With barely two months to the Christmas season, Ghana’s inflation rate for October 2011 rose to 8.56% from 8.40% in September, according to the Ghana Statistical Service (GSS) figures released November 9, 2011 in Accra.
The monthly change for October 2011 that is between September 2011 and October 2011, the GSS says slipped 0.80%.
The GSS explained that the rise in inflation in October 2011 was mainly due to the rise in the general price level of the food and non-alcoholic beverage group. “The inflation rate for the food and non-alcoholic beverages group increased from 3.74% in September 2011 to 4.03% in October 2011, while the non-food recorded a marginal increase of 0.02 percentage points above the September 2011 rate (11.30%).”
According to Dr Grace Bediako, Head of the Service, the non-food group, with a combined weight of 55.09%, had five sub-groups recording inflation rates above the group’s average of 11.32 percent. “They include Transport (23.00%); Miscellaneous goods and services (18.19%); Clothing and footwear (13.71%); Furnishings, household equipment, etc. (13.19%); and Alcoholic beverages, tobacco and narcotics (12.26%),” she said.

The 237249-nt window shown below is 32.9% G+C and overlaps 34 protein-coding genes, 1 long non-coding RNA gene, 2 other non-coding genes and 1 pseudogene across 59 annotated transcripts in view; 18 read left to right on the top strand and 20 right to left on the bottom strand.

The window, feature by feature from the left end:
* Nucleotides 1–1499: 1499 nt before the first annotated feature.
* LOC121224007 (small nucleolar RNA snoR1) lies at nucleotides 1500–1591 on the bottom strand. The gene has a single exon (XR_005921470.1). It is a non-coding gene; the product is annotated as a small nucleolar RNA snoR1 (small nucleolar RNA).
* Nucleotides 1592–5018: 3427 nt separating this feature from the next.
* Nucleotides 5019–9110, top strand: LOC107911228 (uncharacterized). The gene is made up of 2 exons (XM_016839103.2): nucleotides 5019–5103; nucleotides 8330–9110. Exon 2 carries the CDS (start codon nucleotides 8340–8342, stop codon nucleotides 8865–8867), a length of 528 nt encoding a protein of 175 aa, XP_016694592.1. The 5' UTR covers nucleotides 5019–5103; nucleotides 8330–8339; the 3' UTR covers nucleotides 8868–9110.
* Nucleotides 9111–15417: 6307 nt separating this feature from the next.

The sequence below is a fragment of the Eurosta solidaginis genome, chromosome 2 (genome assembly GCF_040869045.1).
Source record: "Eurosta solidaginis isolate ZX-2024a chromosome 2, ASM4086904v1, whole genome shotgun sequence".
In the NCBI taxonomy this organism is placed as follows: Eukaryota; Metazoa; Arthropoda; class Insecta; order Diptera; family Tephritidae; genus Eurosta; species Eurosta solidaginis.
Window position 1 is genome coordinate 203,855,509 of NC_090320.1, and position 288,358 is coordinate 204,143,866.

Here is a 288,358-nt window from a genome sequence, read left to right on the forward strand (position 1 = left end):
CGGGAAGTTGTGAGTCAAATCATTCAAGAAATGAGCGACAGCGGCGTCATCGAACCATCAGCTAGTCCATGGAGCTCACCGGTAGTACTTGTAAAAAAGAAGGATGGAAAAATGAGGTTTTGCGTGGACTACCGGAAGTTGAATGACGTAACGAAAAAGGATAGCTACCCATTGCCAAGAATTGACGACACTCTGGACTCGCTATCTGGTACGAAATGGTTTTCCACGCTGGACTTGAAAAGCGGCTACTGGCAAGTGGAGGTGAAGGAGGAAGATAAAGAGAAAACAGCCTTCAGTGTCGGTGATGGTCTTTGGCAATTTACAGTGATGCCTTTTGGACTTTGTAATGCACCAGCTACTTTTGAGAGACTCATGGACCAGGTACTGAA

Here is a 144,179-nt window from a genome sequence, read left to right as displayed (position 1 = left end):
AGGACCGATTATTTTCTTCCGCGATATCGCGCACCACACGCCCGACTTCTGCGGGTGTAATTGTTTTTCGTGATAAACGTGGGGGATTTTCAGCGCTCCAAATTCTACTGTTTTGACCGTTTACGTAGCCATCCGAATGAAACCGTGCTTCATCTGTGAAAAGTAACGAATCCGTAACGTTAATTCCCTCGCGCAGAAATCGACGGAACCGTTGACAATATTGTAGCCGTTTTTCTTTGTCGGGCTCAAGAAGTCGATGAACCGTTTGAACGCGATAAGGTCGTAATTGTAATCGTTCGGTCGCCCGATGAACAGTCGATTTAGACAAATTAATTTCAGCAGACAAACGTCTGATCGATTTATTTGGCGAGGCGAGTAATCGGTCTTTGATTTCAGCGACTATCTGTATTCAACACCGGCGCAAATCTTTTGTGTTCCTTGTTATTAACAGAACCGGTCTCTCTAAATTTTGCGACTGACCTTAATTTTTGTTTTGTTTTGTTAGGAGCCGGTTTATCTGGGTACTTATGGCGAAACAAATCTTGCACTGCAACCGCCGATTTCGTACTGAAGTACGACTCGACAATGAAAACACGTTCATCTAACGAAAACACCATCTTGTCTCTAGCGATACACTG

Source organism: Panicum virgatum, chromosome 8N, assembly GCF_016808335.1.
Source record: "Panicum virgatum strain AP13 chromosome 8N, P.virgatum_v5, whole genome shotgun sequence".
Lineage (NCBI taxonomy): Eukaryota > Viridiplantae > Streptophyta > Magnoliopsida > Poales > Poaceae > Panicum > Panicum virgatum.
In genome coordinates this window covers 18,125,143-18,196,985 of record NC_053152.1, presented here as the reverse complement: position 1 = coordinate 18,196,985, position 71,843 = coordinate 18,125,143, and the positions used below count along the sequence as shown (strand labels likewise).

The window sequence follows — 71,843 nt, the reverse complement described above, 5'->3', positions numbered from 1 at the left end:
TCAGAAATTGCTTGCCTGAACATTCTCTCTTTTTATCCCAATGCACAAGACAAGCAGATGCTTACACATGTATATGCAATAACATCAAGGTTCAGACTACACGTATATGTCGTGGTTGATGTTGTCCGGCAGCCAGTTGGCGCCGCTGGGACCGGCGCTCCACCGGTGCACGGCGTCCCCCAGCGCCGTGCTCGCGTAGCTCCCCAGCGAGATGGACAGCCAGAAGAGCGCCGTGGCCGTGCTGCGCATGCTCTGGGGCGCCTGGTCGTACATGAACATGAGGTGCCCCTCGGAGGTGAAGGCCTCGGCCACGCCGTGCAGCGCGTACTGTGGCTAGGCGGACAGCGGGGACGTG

The GSS said the food and non-alcoholic beverages group, on the other hand, recorded single digit inflation rate over the past 12 months ranging between 5.62% October 2010 and 4.03% in October 2011. The lowest rate of 2.78% was recorded in June 2011.
The inflation rate has remained at single digit level since June 2010. Over the past 12 months the rate has ranged between 9.38 percent and 8.39 percent. The year 2011 began with a rate of 9.08%, increased to 9.16% in February, before falling continuously to 8.39% in July 2011. The rate stabilised thereafter, recording 8.41 and 8.40% in August and September 2011 respectively.
The Bank of Ghana (BoG) has predicted a single inflation digit of 9% at the end of the year but as the Christmas season comes by, it expected that cost of goods will increase thereby triggering the rate to jump.
The central bank held its policy rate (interest rate) at 12.5%, three times in a row.
By Ekow Quandzie